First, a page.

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Interobserver agreement after pipeline embolization device implantation

 S.H. Suh ; H.J. Cloft ; D.F. Kallmes ; K. Woodward ; G. Lanzino 
 American Journal of Neuroradiology, Vol.34(6) : 1215~1218, 2013 
Journal Title
 American Journal of Neuroradiology 
Issue Date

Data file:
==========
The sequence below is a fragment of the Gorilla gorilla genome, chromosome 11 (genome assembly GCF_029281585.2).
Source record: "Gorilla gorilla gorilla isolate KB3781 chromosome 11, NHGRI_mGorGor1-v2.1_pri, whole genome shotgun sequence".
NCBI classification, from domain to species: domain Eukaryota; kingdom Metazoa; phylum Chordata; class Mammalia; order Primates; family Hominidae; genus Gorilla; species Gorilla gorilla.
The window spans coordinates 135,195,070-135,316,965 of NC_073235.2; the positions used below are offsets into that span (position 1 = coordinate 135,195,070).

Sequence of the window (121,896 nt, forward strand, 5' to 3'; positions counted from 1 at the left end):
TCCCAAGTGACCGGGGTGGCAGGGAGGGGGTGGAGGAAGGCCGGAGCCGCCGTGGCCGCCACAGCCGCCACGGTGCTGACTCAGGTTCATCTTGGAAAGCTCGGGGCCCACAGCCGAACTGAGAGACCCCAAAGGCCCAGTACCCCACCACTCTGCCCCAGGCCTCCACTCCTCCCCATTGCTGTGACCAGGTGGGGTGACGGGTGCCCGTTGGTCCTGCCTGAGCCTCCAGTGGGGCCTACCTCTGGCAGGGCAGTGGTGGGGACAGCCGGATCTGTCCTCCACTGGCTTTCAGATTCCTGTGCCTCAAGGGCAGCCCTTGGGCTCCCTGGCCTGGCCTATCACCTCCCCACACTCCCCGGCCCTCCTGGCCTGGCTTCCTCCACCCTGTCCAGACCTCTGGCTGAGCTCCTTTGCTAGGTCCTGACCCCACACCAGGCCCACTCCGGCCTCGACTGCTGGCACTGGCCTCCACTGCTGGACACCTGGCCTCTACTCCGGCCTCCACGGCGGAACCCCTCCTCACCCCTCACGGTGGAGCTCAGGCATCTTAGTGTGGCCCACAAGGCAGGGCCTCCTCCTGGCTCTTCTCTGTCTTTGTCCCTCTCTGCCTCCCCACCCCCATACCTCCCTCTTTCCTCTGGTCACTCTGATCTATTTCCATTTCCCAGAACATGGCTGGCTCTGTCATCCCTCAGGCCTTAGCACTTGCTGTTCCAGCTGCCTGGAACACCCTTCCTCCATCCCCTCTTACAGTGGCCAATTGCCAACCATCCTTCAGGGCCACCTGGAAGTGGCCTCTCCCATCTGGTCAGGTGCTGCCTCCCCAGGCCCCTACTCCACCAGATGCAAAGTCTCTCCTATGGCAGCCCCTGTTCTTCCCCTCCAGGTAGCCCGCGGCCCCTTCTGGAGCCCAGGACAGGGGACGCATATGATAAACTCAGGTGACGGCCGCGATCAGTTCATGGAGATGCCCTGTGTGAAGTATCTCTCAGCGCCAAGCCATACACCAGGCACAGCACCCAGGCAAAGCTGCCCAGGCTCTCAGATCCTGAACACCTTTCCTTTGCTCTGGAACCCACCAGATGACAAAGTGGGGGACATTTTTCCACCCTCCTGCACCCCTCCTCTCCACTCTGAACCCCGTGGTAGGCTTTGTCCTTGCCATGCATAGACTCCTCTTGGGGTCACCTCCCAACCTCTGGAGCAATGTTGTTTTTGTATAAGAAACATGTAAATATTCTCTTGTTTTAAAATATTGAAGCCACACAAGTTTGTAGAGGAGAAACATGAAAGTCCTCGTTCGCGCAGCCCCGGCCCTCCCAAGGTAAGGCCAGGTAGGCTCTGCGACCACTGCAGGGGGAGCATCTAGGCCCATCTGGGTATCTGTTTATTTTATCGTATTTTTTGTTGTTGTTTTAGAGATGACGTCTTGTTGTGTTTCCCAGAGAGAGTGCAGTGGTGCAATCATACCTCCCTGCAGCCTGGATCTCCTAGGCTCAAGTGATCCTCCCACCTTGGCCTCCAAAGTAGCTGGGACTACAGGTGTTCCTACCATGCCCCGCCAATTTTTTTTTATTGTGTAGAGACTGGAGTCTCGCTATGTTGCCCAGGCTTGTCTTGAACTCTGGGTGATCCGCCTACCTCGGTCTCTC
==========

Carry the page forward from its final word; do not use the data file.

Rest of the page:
BACKGROUND AND PURPOSE: Although flow diversion devices are popular in treatment of aneurysms, angiographic assessment with these devices has rarely been verified by interobserver variability study. The purpose of this study was to determine the interobserver agreement of a 3-point grading system for assessing the angiographic outcome after flow diversion therapy of intracranial, saccular aneurysms and to determine factors affecting such agreement. MATERIALS AND METHODS: After approval by the institutional review board, 5 independent readers assessed pretreatment and follow-up digital subtraction angiograms from 96 patients treated with the Pipeline embolization device by using a 3-point grading system (complete, near-complete, and incomplete occlusion). "Minor discrepancy" was defined as a difference between any 2 readers of 1 grade, that is, complete vs near-complete or near-complete vs incomplete. "Major discrepancy" was defined as a difference between any 2 readers in which 1 reader noted complete occlusion and the other reader noted incomplete occlusion. We performed statistical analysis for the interobserver agreement by using the intraclass correlation coefficient. Subgroup analyses for discrepancy rate and ICC were performed for previously coiled aneurysms. RESULTS: The interobserver agreement was excellent (ICC, 0.76; 95% CI, 0.69-0.92). Among 96 cases, there was absolute agreement in 74 (77%), of which 67 had unanimous consensus of "complete" occlusion, 2 "near-complete" occlusion, and 5 "incomplete" occlusion. Discordance between any 2 readers was noted in 22 cases (23%), of which 7 (7.3%) revealed a major discrepancy. Subgroup analysis showed that minor discrepancies were more common among patients previously treated with coils vs those not previously treated with coils (37.5% vs 11.2%; P < .05). CONCLUSIONS: The observer agreement regarding occlusion after PED therapy is excellent. Only a minority of cases demonstrated discrepancy considered as major in this study
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